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More Than Just Prototypes: 3D Printing as A Career

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If you’ve ever visited the Rutgers Makerspace on Livingston Campus, then you’ve likely observed—or perhaps even used—3D printing: the technology capable of transforming project concepts and creative ideas from simple designs into tangible, functional, three-dimensional objects.

The Makerspace printers have the ability to generate everything from design prototypes and mechanical parts to toys, action figures, fashion items, and more. “Students can design and create pretty much anything they can dream up,” says Lee Pagenkopf, manager and MBS alumnus, noting that staff assistance, printing technology, and workspace are provided free of charge to students.

But can this fun be turned into a career? Absolutely.

A recent market analysis report estimated the 3D printing industry to be valued at $32.78 billion by 2023, at an annual growth rate of 25.76%. The industry job market holds particular promise and opportunities for candidates focused on careers in engineering, computer and information sciences, and life sciences—which is great news for MBS students.

How Does 3D Printing Work? Are There Real-World Applications?

3D printing, also known as additive manufacturing (AM), is a way of making three-dimensional solid objects from a computer-generated digital file.

Once the 3D art or CAD (computer-aided design) is generated, the digital file is then “printed” by adding layer upon layer of material—whether the material is plastic, metal, food, concrete, or, as discussed in our last blog, human bioprinted tissue.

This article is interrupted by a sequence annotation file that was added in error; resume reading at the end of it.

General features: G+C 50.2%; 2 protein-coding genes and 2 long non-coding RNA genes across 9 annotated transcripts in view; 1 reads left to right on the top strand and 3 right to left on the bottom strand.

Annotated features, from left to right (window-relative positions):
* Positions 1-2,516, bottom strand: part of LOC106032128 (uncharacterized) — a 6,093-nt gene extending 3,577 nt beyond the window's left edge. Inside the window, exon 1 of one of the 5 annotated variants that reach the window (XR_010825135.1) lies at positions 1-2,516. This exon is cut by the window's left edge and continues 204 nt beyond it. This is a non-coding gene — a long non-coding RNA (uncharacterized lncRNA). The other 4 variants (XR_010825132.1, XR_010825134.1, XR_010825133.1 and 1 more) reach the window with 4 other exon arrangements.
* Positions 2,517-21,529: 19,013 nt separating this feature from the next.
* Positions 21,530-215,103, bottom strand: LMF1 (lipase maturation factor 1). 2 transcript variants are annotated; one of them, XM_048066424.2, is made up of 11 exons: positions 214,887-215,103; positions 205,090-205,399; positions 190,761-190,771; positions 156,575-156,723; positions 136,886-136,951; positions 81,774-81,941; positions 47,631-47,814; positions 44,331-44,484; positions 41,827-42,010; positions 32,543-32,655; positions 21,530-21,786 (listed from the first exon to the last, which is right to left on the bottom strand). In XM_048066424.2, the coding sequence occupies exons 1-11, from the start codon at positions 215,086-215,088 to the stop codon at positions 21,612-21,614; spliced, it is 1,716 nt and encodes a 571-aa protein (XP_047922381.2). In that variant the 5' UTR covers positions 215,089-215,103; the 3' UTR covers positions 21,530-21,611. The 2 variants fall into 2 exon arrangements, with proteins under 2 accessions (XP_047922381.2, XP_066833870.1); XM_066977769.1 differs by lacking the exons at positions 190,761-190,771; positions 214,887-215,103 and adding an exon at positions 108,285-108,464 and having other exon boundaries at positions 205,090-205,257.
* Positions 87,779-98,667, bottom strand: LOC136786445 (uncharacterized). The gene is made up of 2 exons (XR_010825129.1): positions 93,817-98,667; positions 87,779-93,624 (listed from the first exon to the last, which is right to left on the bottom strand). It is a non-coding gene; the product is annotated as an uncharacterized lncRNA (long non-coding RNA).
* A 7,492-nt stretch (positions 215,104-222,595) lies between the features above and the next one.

Although the technology was first developed in the early 1980s, the 3D printing process was initially very expensive, very slow, and was primarily used for prototyping.

With rapid improvements starting roughly a decade ago, the technology is now so advanced that it is used to manufacture everything from medical implants to fashion products to automobiles to dental restorations and hearing aids—in fact, 99% of the world’s hearing aids are now produced using this technology.

What Industries Use 3-D Printing?

The explosive growth and expanded use of 3D printing technology continue to open up employment opportunities in a vast number of highly diverse fields—from aerospace to education to medicine.

The job outlook is particularly promising for MBS students, as the greatest manpower needs, across all industries, are for engineers, software developers, and candidates with a background in life sciences—in particular, to aid the rapidly growing field of 3D bioprinting.

Currently, the top industries, job titles, and common employers are as follows:



What Kinds of Jobs Are Advertised?